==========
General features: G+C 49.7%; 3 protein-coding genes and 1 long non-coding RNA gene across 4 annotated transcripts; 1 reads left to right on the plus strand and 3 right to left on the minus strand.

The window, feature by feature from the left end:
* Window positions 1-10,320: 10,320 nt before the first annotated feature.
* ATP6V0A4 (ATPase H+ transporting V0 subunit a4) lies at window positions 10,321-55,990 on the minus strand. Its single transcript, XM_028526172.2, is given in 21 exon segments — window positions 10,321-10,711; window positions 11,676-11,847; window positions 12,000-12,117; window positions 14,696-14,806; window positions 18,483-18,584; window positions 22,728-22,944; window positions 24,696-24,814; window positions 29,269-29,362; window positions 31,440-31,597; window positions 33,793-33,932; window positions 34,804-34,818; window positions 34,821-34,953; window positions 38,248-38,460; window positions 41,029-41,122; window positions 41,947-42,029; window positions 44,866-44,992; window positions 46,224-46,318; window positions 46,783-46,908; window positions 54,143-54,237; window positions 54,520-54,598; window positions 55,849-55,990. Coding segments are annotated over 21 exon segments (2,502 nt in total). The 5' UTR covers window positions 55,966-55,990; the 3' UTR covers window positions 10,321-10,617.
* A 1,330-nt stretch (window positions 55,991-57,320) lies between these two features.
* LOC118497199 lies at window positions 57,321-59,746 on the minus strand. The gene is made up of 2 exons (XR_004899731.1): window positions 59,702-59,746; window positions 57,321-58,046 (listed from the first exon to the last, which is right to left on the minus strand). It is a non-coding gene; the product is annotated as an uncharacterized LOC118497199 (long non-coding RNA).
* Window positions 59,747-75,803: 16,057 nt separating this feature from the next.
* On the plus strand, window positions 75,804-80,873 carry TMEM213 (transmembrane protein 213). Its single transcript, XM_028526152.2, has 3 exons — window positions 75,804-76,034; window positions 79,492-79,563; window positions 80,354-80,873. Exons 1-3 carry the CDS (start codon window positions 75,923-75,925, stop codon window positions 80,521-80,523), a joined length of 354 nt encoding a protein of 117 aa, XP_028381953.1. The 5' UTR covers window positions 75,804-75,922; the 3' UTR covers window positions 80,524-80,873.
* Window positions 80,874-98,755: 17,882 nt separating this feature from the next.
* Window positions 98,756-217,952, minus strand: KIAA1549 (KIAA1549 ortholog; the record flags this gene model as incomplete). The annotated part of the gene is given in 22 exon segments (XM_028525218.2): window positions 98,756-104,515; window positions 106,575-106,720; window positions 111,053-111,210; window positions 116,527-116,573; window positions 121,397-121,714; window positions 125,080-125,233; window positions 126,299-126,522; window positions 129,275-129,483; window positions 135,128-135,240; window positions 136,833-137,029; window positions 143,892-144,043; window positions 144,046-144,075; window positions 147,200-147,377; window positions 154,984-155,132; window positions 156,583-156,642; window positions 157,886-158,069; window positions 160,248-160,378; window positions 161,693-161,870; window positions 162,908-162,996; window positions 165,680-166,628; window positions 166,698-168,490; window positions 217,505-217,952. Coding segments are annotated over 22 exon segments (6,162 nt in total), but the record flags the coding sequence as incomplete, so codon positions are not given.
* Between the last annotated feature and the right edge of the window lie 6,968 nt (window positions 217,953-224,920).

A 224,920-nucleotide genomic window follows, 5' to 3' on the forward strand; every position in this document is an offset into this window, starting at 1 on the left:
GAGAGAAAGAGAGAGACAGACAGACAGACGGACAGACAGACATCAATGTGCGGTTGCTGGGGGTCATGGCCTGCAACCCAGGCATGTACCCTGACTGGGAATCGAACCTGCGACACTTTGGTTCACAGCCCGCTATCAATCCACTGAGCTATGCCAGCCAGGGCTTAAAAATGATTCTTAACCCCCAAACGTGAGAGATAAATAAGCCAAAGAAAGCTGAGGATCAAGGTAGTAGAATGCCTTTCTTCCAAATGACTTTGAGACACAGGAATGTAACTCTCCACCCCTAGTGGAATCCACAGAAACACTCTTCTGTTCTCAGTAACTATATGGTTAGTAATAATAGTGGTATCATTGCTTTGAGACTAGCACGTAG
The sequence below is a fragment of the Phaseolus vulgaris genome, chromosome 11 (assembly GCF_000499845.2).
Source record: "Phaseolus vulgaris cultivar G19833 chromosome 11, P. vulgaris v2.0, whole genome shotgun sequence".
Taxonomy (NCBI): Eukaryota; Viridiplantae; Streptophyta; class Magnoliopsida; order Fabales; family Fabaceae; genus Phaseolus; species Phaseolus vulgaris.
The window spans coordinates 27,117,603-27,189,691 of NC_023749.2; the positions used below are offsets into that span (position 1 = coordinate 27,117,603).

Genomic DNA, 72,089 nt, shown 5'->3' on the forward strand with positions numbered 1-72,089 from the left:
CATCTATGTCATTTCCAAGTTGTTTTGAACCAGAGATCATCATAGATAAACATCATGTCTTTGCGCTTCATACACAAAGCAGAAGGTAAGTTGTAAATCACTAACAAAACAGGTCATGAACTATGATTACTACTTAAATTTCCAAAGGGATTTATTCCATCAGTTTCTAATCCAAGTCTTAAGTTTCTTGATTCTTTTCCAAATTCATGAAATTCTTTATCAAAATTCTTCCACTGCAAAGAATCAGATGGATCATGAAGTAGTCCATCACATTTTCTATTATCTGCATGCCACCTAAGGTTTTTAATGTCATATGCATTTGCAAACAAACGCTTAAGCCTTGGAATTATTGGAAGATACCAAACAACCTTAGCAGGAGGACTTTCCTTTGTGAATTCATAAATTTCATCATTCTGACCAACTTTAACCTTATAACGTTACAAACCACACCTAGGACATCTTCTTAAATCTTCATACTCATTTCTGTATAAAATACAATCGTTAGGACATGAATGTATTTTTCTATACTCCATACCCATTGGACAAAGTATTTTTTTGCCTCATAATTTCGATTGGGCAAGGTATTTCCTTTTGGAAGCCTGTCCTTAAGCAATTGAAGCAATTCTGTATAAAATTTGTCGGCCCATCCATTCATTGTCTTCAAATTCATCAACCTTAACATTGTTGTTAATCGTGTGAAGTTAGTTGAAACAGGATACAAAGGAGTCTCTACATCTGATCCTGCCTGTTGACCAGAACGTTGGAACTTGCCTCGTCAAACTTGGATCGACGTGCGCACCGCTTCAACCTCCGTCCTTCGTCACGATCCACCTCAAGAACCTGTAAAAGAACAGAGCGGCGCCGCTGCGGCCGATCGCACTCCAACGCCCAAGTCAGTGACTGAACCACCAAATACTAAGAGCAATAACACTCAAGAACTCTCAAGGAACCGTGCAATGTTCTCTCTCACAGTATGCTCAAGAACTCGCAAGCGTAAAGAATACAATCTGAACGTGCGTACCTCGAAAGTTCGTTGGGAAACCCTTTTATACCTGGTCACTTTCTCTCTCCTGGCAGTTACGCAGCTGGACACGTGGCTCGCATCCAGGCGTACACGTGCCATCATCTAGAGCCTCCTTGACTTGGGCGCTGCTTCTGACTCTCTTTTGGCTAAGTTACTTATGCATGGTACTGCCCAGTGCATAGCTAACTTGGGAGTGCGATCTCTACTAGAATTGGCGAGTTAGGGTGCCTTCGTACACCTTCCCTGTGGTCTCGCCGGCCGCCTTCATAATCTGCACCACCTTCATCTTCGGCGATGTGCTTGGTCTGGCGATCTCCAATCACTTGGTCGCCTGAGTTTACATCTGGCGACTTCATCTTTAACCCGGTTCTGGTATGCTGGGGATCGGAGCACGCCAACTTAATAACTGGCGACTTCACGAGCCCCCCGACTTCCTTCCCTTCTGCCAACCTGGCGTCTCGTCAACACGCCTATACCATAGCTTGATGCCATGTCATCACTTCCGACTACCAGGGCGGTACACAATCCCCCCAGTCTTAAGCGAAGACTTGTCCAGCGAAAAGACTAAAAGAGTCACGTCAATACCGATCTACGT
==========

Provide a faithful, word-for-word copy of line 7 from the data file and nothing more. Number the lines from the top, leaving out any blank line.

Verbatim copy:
* Window positions 59,747-75,803: 16,057 nt separating this feature from the next.